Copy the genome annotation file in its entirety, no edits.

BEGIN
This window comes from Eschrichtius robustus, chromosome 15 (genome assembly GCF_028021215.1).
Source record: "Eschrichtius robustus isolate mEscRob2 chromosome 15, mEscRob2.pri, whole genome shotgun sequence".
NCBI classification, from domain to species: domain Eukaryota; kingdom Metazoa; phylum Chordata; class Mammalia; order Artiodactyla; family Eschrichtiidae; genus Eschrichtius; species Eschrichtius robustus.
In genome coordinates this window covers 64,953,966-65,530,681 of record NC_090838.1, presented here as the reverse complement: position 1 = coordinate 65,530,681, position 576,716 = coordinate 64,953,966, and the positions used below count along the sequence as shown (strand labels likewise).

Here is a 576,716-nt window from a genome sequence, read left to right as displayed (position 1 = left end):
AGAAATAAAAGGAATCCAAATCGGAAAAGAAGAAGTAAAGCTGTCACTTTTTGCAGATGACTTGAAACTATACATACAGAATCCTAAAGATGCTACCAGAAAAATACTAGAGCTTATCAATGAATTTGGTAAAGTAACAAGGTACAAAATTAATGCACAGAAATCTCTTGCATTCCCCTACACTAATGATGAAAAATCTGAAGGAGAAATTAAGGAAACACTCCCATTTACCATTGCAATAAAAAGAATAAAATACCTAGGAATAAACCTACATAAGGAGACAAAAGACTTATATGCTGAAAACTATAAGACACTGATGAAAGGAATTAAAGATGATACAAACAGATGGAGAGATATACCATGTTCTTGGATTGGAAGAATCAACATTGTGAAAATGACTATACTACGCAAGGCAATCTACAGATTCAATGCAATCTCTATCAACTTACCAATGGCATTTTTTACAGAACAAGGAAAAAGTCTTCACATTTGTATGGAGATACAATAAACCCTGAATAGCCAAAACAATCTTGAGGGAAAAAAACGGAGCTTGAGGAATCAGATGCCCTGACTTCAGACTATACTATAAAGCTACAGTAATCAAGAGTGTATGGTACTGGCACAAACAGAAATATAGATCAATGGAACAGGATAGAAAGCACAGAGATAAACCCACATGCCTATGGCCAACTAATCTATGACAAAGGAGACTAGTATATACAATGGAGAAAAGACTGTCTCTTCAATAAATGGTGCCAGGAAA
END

This window comes from Eschrichtius robustus, chromosome 15 (genome assembly GCF_028021215.1).
Source record: "Eschrichtius robustus isolate mEscRob2 chromosome 15, mEscRob2.pri, whole genome shotgun sequence".
NCBI classification, from domain to species: domain Eukaryota; kingdom Metazoa; phylum Chordata; class Mammalia; order Artiodactyla; family Eschrichtiidae; genus Eschrichtius; species Eschrichtius robustus.
In genome coordinates this window covers 64,953,966-65,530,681 of record NC_090838.1, presented here as the reverse complement: position 1 = coordinate 65,530,681, position 576,716 = coordinate 64,953,966, and the positions used below count along the sequence as shown (strand labels likewise).

Here is a 576,716-nt window from a genome sequence, read left to right as displayed (position 1 = left end):
AGAAATAAAAGGAATCCAAATCGGAAAAGAAGAAGTAAAGCTGTCACTTTTTGCAGATGACTTGAAACTATACATACAGAATCCTAAAGATGCTACCAGAAAAATACTAGAGCTTATCAATGAATTTGGTAAAGTAACAAGGTACAAAATTAATGCACAGAAATCTCTTGCATTCCCCTACACTAATGATGAAAAATCTGAAGGAGAAATTAAGGAAACACTCCCATTTACCATTGCAATAAAAAGAATAAAATACCTAGGAATAAACCTACATAAGGAGACAAAAGACTTATATGCTGAAAACTATAAGACACTGATGAAAGGAATTAAAGATGATACAAACAGATGGAGAGATATACCATGTTCTTGGATTGGAAGAATCAACATTGTGAAAATGACTATACTACGCAAGGCAATCTACAGATTCAATGCAATCTCTATCAACTTACCAATGGCATTTTTTACAGAACAAGGAAAAAGTCTTCACATTTGTATGGAGATACAATAAACCCTGAATAGCCAAAACAATCTTGAGGGAAAAAAACGGAGCTTGAGGAATCAGATGCCCTGACTTCAGACTATACTATAAAGCTACAGTAATCAAGAGTGTATGGTACTGGCACAAACAGAAATATAGATCAATGGAACAGGATAGAAAGCACAGAGATAAACCCACATGCCTATGGCCAACTAATCTATGACAAAGGAGACTAGTATATACAATGGAGAAAAGACTGTCTCTTCAATAAATGGTGCCAGGAAA